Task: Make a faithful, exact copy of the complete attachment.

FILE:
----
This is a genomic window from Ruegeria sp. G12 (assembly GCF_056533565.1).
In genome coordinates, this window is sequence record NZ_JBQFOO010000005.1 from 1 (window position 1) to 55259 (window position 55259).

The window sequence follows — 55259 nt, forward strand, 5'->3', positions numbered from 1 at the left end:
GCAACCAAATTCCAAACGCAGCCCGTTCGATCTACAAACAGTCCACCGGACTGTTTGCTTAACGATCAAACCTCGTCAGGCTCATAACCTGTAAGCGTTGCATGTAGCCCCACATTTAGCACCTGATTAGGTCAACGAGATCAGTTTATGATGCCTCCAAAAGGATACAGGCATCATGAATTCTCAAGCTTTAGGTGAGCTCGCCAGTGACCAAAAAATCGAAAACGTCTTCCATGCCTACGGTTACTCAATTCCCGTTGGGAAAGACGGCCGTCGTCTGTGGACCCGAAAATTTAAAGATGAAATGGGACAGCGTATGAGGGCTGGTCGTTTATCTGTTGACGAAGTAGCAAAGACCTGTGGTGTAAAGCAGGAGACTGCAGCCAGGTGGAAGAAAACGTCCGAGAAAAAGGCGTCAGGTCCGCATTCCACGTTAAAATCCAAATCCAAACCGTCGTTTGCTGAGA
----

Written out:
This is a genomic window from Ruegeria sp. G12 (assembly GCF_056533565.1).
In genome coordinates, this window is sequence record NZ_JBQFOO010000005.1 from 1 (window position 1) to 55259 (window position 55259).

The window sequence follows — 55259 nt, forward strand, 5'->3', positions numbered from 1 at the left end:
GCAACCAAATTCCAAACGCAGCCCGTTCGATCTACAAACAGTCCACCGGACTGTTTGCTTAACGATCAAACCTCGTCAGGCTCATAACCTGTAAGCGTTGCATGTAGCCCCACATTTAGCACCTGATTAGGTCAACGAGATCAGTTTATGATGCCTCCAAAAGGATACAGGCATCATGAATTCTCAAGCTTTAGGTGAGCTCGCCAGTGACCAAAAAATCGAAAACGTCTTCCATGCCTACGGTTACTCAATTCCCGTTGGGAAAGACGGCCGTCGTCTGTGGACCCGAAAATTTAAAGATGAAATGGGACAGCGTATGAGGGCTGGTCGTTTATCTGTTGACGAAGTAGCAAAGACCTGTGGTGTAAAGCAGGAGACTGCAGCCAGGTGGAAGAAAACGTCCGAGAAAAAGGCGTCAGGTCCGCATTCCACGTTAAAATCCAAATCCAAACCGTCGTTTGCTGAGA